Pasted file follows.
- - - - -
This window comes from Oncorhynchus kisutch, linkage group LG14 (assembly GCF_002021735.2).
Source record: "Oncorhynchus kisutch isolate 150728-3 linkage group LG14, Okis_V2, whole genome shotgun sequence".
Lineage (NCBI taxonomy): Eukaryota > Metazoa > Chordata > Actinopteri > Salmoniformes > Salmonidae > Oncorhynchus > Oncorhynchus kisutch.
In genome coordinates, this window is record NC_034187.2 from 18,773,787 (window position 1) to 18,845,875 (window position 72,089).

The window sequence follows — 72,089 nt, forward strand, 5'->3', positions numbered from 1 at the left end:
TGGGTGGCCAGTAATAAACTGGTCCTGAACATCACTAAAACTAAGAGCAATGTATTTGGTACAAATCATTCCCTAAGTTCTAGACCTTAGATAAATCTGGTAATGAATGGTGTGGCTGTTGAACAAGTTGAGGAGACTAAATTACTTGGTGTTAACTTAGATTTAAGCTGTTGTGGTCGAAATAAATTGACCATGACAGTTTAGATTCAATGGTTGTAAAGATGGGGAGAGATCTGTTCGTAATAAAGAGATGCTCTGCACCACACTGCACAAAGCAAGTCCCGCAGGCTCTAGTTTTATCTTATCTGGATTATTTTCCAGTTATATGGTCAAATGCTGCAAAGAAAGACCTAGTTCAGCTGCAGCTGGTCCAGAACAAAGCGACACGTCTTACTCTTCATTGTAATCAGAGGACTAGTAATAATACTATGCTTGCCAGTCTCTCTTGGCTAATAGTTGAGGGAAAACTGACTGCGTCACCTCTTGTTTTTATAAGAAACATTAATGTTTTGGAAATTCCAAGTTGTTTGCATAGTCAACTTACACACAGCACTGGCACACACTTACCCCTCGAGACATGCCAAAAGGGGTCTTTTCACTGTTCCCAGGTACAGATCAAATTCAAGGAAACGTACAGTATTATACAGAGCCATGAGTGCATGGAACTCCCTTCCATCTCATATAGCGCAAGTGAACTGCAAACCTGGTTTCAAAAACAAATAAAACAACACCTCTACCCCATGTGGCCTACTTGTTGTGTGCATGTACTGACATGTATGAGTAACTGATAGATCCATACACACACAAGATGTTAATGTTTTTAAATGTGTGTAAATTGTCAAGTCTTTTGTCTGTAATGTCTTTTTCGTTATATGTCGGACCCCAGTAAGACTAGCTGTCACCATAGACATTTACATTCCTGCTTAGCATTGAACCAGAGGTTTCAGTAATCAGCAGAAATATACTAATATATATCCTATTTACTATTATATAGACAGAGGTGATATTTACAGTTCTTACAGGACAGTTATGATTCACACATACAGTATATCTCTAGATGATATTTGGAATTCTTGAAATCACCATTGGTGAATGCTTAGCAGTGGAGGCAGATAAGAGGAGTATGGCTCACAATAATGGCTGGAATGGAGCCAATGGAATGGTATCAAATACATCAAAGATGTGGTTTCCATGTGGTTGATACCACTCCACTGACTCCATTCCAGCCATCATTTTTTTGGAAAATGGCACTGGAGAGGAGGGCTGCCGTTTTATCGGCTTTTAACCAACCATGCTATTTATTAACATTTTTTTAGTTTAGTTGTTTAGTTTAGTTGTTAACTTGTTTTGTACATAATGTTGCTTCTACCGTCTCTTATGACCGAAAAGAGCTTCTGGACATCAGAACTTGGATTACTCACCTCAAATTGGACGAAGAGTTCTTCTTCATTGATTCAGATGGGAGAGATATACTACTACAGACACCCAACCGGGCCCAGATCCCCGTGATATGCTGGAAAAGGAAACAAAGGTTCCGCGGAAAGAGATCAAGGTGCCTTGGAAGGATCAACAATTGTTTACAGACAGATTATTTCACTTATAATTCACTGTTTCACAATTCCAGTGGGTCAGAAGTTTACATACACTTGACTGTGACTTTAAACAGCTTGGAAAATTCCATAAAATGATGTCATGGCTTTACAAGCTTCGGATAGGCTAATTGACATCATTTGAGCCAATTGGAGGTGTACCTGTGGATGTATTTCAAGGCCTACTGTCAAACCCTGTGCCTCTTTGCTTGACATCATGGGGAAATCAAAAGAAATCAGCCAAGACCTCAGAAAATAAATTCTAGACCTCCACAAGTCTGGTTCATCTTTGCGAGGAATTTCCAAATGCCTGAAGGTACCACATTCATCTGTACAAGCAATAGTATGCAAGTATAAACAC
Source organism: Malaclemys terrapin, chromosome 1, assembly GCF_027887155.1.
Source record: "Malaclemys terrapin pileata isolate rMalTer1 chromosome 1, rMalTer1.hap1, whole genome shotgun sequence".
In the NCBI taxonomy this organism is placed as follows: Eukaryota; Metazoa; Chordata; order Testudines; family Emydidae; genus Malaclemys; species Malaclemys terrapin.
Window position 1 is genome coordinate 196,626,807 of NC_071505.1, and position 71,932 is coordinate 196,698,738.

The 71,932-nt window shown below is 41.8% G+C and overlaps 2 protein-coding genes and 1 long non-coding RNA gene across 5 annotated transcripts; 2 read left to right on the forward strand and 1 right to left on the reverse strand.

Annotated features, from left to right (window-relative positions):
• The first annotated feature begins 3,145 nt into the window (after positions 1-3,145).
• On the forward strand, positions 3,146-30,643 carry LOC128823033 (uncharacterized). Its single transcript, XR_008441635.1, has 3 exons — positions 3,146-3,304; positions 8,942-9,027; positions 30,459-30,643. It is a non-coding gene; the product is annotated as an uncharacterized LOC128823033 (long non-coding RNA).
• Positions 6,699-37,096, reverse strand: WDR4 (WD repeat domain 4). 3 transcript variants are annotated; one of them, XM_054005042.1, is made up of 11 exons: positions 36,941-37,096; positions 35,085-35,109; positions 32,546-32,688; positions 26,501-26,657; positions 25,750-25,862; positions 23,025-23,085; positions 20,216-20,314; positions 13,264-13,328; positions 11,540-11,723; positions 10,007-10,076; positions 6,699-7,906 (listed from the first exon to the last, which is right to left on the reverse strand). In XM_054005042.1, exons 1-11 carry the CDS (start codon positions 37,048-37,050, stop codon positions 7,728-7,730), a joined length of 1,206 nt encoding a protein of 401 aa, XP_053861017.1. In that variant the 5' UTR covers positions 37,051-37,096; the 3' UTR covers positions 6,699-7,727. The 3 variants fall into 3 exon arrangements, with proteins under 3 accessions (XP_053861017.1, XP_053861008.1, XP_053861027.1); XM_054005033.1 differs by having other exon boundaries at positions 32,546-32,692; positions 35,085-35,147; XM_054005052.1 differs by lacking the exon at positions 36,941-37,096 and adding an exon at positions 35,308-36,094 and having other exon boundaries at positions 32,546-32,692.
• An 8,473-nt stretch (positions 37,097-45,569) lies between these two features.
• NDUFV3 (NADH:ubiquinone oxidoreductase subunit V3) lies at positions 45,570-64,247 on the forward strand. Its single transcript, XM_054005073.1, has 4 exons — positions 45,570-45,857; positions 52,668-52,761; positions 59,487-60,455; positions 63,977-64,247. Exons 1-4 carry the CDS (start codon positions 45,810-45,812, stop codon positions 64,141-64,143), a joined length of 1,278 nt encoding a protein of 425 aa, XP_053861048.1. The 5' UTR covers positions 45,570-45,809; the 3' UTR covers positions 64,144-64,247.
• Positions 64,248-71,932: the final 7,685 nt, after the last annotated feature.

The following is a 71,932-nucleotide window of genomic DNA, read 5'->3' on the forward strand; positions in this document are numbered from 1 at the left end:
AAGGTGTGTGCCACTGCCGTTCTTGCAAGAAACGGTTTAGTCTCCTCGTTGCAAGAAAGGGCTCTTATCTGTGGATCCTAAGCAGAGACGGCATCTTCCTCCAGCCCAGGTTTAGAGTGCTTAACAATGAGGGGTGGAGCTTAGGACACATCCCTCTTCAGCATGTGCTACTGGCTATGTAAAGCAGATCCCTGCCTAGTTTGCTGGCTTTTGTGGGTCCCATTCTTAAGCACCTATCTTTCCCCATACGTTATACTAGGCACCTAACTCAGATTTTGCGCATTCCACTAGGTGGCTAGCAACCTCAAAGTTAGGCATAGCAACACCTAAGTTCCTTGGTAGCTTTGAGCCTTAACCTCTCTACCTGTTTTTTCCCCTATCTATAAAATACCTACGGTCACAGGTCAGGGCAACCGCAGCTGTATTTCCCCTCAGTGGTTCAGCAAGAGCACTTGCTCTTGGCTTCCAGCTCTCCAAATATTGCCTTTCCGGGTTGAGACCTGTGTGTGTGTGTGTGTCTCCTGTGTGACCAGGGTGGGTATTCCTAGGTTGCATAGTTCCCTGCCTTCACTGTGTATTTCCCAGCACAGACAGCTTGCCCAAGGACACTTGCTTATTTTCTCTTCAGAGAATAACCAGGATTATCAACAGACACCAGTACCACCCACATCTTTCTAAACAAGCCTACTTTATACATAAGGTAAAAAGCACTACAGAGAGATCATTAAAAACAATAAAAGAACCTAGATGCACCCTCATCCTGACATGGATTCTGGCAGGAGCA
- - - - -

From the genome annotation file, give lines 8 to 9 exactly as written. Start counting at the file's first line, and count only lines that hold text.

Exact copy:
Source record: "Malaclemys terrapin pileata isolate rMalTer1 chromosome 1, rMalTer1.hap1, whole genome shotgun sequence".
In the NCBI taxonomy this organism is placed as follows: Eukaryota; Metazoa; Chordata; order Testudines; family Emydidae; genus Malaclemys; species Malaclemys terrapin.